GALLOWAY, N.J. | It was 1996 when, in his first long-form sit-down interview as a pro, Tiger Woods made one of his most prophetic declarations. “Second place sucks,” Tiger said. Curtis Strange, who was interviewing him, smiled and said, “You’ll learn.”
A quarter century later, it was we who learned. Tiger taught a generation to play to win or go home, to accept nothing short of victory every shot, every day, every week.
One of the players who has embraced that philosophy is Jin Young Ko.
A week ago in Arkansas, Ko put together a sold 54 holes but failed to catch Nasa Hataoka in the Walmart NW Arkansas Championship. When asked what she hopes to accomplish in events like that, Ko said, “Win every tournament.”
That’s it. Three words, one philosophy. She’s too proper and courtly to say “second place sucks,” but the concept is the same.
The daughter of a boxer, Ko, who shot 66-65 in the first two rounds of the ShopRite LPGA Classic presented by Acer to take an early Saturday lead, looks like a character out of a Rocky movie. Soft spoken, dead eyed, and impossible to rattle, she keeps coming at you, round after round, until you make one mistake. Then a killer right hook puts you away.
“I had a lot of good opportunities for birdies,” she said of her Saturday performance. “I made a lot of really good putts, so I didn't make a bogey today. That makes me very happy and I can't wait to play for tomorrow.”
She had made a couple of bogeys on Friday that irked her. And she went straight to the putting green after her opening round to work on a stroke that looked flawless to everybody but her.
“My putting has been good since [the Cambia] Portland [Classic],” she said.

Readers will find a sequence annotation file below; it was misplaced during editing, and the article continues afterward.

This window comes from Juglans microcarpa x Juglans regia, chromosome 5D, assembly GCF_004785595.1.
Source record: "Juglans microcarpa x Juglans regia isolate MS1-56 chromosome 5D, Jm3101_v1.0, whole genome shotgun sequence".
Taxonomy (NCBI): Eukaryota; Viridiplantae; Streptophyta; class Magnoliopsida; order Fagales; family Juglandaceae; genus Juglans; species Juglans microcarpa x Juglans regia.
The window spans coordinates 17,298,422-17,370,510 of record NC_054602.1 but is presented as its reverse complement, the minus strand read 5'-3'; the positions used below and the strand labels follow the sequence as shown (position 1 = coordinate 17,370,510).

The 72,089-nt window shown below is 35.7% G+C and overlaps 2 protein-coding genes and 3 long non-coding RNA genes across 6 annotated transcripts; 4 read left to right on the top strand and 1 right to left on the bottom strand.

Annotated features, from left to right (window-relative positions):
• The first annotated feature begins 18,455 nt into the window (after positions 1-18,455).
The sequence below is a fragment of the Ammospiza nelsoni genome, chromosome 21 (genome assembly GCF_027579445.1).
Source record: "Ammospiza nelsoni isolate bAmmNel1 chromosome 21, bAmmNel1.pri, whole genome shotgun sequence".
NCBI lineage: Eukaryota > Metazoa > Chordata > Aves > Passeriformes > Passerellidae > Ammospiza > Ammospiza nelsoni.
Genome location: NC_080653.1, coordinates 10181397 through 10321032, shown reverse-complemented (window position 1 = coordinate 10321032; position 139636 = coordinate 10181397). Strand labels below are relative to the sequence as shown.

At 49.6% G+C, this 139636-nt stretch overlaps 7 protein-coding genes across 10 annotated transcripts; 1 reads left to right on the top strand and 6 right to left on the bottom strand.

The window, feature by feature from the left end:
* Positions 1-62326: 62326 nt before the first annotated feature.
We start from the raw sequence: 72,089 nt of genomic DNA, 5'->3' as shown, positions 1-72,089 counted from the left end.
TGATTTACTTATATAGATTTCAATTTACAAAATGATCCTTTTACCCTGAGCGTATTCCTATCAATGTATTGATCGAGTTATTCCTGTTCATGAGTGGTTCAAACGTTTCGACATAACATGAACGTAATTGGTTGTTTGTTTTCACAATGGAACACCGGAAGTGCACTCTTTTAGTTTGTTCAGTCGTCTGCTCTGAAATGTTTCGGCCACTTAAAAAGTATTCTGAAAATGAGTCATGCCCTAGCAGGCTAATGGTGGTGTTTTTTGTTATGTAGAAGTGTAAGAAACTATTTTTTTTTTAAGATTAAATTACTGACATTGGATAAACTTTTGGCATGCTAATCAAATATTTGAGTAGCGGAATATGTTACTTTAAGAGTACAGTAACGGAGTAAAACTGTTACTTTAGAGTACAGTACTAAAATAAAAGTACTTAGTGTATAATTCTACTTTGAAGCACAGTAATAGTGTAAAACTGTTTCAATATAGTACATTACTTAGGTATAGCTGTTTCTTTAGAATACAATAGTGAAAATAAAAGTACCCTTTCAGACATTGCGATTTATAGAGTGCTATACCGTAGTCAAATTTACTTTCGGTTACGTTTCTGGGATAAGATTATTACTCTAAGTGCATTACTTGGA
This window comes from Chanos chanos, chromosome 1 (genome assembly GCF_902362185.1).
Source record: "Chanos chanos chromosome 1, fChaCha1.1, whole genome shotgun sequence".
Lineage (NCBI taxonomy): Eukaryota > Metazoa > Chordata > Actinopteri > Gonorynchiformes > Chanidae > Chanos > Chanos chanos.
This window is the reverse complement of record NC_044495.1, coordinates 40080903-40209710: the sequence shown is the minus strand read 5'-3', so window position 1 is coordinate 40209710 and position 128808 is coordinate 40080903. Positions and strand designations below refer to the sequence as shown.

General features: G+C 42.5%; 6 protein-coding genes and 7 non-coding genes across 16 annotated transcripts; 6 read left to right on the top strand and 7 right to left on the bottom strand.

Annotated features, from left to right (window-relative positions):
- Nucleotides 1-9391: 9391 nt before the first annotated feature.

The kind of work Ko puts in will do that. The night before she won her first major, the 2019 ANA Inspiration, the maintenance staff had to mow the putting green around her in the dark.
This Saturday on the Jersey Shore, she had five birdies in six holes on her final nine, a fact she didn’t realize until she was told after her round. “I didn't know that I got five birdies in six holes. Really? My putting was good. Yeah, putting, swinging, everything was good.”
If she holds on, Ko will become the fifth Korean player in LPGA Tour history with 10 wins, joining Se Ri Pak, Ji-Yai Shin, Inbee Park and Sei Young Kim. One of those players, LPGA Hall of Famer Inbee Park, is nipping at Ko’s heels in New Jersey. So is former Rolex Ranking No. 1 So Yeon Ryu. With those names and others peppering the leaderboard, Ko won’t get ahead of herself. She will do what she always does: When the bell rings, she will come out swinging, never stopping, never relenting.
“A lot depends on what position I’m in,” she said. “If I'm going into the final round leading, I will be more aggressive in my play. This course is a little shorter so we can get a lot of birdies. So, yeah. I will likely have some aggressive play tomorrow.”
Her father trained her, not in golf but in how to be fit and tough. In grade school, she could skip rope for hours, a skill that won her a school physical fitness contest in Korea. Her dad wasn’t much of a golfer. But the mindset, first or nothing, was his gift to his daughter.
“My father is strong,” Ko said. “My father has strong mentally. He wants me to be stronger and stronger every day. So, I will try to do that.”
First or nothing. Win every tournament. It is the mindset of a champion and a philosophy that has built civilizations. Sunday, we will learn if it will move Jin Young Ko into an even more elite group of professionals.